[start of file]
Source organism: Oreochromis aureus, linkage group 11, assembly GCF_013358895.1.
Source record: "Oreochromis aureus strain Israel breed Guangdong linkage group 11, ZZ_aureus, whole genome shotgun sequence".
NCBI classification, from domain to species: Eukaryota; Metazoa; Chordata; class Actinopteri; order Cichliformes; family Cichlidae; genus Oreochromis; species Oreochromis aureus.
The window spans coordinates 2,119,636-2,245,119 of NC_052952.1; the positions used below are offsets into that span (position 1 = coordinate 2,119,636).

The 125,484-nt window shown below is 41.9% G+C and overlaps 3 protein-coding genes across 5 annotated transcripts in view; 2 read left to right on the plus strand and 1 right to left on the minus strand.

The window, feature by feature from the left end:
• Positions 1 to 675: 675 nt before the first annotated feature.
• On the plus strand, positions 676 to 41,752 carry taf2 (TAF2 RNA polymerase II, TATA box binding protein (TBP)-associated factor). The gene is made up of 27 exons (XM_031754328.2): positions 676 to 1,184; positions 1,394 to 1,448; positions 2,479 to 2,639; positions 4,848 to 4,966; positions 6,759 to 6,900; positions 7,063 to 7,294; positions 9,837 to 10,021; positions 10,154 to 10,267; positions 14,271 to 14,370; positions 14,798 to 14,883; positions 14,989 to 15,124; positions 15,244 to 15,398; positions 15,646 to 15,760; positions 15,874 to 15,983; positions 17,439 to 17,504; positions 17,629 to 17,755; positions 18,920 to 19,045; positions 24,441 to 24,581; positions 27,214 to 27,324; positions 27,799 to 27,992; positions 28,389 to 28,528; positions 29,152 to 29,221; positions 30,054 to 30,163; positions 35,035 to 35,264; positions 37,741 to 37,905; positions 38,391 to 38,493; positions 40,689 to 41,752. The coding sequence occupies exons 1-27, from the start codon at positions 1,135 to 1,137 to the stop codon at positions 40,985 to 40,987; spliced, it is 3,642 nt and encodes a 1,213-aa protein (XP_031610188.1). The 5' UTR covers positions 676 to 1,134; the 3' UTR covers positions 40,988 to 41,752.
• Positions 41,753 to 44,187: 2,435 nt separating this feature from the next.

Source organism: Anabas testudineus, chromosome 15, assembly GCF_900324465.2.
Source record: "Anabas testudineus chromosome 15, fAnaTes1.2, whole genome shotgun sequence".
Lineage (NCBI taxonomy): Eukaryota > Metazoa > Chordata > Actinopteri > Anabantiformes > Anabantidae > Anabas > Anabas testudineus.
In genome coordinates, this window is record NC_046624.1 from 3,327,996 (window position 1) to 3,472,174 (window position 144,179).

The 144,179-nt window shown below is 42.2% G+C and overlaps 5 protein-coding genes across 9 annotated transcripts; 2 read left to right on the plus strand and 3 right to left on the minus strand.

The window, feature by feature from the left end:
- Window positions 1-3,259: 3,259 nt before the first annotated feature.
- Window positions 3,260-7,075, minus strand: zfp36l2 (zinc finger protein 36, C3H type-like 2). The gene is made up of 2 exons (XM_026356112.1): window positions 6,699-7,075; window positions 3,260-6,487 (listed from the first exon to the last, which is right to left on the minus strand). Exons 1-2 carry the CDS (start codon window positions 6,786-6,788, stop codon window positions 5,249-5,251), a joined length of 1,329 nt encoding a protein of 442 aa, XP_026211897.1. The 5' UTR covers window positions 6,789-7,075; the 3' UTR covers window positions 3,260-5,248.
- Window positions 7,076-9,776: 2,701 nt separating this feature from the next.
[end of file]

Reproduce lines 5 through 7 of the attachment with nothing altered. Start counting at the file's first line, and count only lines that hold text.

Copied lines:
The 125,484-nt window shown below is 41.9% G+C and overlaps 3 protein-coding genes across 5 annotated transcripts in view; 2 read left to right on the plus strand and 1 right to left on the minus strand.

The window, feature by feature from the left end:
• Positions 1 to 675: 675 nt before the first annotated feature.